Thankfully, the gas delivery man on duty today was someone who understands our unique situation, so when we returned from the market at 5:00 PM, we caught him scaling our 8 foot fence with the gas hose. He deserves a few Duncan Donut gift cards this New Years Day! In anticipation of the possibility of running out of gas, I brought in a few treasures from the greenhouse - plants that I felt that I could not possibly live with losing. It's an interesting study, deciding what plants to possibly save from death, and which ones to leave. I decided on only a few new Vireyas. a couple of Rhododendron maddenii  species and two dwarf clivia's from China. Now that the gas is full, I will need to return them in the morning.


I found a surprise in the rear of the greenhouse, a wild species of Gladiolus , G. priorii ( syn Homoglossum priorii) which I forgot arrived in a batch of seed from wild collected specimens in South Africa. I only have one growing in a pot of G. alatus. This fall blooming species is always the first of the Gladiolus species to bloom for me, but I find it interesting how irregular many plants are each year. For example, this G. priorii sometimes blooms in October, in other years, in November or even in January. Other plants in the greenhouse are also off. Most of my Australian dendrobiums are in bloom now, or in spike. Dendrobium speciosum typically blooms for me in March but spikes have already emerged. So some things are late while other species are early, all in the same year.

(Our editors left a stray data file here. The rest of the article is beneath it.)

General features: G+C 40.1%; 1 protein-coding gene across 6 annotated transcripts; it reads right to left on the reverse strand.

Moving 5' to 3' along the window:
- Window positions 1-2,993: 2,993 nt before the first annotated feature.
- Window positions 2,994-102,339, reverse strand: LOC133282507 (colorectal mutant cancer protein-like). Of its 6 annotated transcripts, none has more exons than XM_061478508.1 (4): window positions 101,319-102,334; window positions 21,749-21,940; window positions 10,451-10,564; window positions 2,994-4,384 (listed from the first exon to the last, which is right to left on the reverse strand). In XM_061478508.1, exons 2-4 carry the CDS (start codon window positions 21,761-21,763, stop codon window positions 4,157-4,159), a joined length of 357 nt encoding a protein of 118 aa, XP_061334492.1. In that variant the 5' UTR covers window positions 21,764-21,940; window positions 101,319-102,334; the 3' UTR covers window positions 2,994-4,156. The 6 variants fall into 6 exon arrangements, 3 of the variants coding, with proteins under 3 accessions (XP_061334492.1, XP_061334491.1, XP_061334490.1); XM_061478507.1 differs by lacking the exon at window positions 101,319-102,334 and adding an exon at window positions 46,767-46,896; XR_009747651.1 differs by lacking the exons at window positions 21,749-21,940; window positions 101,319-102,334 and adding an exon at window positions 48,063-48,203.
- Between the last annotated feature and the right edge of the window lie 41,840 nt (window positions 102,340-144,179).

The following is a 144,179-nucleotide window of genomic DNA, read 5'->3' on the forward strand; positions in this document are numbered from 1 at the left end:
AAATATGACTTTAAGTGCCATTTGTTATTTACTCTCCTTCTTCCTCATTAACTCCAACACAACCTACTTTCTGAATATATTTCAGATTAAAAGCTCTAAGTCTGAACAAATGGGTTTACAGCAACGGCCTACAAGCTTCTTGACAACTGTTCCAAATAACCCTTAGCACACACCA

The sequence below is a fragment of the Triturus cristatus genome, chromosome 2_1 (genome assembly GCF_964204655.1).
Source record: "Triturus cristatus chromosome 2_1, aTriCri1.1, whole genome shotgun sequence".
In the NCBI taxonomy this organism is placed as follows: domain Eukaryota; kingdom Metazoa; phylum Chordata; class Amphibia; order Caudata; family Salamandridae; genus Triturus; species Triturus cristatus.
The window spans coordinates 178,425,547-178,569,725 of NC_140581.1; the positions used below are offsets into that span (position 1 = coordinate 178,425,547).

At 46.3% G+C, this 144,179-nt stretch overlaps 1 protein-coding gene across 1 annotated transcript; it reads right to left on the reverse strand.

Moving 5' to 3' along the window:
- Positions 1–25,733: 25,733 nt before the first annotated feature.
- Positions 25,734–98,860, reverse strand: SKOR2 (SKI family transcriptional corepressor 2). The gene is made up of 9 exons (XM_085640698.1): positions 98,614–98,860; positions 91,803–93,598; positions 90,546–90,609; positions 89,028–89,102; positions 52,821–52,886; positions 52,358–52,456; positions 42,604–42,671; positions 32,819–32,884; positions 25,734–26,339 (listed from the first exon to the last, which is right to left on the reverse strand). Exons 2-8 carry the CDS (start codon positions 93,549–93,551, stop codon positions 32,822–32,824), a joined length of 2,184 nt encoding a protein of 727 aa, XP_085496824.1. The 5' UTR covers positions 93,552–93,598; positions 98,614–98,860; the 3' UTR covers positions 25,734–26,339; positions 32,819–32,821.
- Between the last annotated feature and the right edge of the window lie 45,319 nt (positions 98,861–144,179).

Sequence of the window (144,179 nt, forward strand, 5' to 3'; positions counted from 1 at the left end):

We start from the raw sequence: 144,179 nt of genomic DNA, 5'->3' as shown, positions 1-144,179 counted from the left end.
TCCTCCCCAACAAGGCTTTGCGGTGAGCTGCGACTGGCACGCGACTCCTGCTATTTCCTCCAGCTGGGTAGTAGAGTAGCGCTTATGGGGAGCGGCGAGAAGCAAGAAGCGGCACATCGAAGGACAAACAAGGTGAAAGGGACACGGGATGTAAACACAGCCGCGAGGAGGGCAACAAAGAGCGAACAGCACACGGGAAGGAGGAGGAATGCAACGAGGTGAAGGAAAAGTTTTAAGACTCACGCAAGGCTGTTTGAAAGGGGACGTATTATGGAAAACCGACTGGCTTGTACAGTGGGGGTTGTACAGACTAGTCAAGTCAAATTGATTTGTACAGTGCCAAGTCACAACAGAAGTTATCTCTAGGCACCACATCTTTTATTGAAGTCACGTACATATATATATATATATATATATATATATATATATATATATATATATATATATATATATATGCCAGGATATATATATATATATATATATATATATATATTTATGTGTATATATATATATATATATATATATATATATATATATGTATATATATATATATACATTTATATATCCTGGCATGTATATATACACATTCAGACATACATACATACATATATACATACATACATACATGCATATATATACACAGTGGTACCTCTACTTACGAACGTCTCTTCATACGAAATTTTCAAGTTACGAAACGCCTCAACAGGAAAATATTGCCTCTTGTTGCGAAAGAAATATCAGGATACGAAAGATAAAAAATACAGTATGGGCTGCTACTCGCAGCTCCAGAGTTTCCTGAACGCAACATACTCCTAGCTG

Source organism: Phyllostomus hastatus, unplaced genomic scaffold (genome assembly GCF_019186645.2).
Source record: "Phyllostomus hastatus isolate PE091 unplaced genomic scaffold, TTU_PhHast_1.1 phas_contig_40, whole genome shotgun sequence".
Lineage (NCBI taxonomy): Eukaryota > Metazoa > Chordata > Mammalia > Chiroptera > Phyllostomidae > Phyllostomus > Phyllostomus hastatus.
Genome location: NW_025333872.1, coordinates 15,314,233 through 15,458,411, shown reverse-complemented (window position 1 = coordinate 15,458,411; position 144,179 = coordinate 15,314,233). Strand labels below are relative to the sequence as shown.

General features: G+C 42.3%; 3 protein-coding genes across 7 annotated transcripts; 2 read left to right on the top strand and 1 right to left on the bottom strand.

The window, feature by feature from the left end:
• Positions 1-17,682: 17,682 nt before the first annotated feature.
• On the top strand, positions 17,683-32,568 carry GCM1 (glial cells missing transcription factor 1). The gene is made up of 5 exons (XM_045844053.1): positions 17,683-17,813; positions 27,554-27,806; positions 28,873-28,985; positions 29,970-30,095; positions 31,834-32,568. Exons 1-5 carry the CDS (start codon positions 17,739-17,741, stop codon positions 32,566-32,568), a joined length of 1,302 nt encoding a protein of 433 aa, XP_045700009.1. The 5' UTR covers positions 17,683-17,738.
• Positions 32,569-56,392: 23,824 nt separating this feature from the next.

Without Bubblewrap inside the glass of the greenhouse, I will be losing more heat but the light quality will be better. These next few weeks will be the coldest, but by the last week of January it begins to feel like spring, at least under glass as the days become longer, and the sun becomes stronger. The plants will all respond. By February 15 the sun will be so hot that I sometimes have to open the vents for the entire day.